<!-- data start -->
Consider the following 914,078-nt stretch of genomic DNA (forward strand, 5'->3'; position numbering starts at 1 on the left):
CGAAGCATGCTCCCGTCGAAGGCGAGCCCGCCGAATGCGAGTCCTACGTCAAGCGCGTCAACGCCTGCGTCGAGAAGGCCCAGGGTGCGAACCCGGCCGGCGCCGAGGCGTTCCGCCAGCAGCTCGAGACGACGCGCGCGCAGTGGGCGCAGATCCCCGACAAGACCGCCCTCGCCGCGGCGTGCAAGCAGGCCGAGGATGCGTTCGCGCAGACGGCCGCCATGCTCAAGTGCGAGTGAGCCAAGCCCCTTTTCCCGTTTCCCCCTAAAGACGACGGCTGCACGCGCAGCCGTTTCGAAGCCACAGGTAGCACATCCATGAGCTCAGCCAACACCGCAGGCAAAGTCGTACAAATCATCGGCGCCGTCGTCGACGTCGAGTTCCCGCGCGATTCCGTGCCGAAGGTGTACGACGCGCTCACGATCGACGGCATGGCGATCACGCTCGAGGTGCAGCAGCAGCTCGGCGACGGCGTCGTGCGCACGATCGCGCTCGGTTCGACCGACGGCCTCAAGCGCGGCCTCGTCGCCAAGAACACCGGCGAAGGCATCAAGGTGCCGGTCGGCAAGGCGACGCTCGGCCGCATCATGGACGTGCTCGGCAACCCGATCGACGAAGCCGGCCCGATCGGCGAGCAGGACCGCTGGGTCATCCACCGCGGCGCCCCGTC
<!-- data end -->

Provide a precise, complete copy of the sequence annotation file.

Consider the following 914,078-nt stretch of genomic DNA (forward strand, 5'->3'; position numbering starts at 1 on the left):
CGAAGCATGCTCCCGTCGAAGGCGAGCCCGCCGAATGCGAGTCCTACGTCAAGCGCGTCAACGCCTGCGTCGAGAAGGCCCAGGGTGCGAACCCGGCCGGCGCCGAGGCGTTCCGCCAGCAGCTCGAGACGACGCGCGCGCAGTGGGCGCAGATCCCCGACAAGACCGCCCTCGCCGCGGCGTGCAAGCAGGCCGAGGATGCGTTCGCGCAGACGGCCGCCATGCTCAAGTGCGAGTGAGCCAAGCCCCTTTTCCCGTTTCCCCCTAAAGACGACGGCTGCACGCGCAGCCGTTTCGAAGCCACAGGTAGCACATCCATGAGCTCAGCCAACACCGCAGGCAAAGTCGTACAAATCATCGGCGCCGTCGTCGACGTCGAGTTCCCGCGCGATTCCGTGCCGAAGGTGTACGACGCGCTCACGATCGACGGCATGGCGATCACGCTCGAGGTGCAGCAGCAGCTCGGCGACGGCGTCGTGCGCACGATCGCGCTCGGTTCGACCGACGGCCTCAAGCGCGGCCTCGTCGCCAAGAACACCGGCGAAGGCATCAAGGTGCCGGTCGGCAAGGCGACGCTCGGCCGCATCATGGACGTGCTCGGCAACCCGATCGACGAAGCCGGCCCGATCGGCGAGCAGGACCGCTGGGTCATCCACCGCGGCGCCCCGTC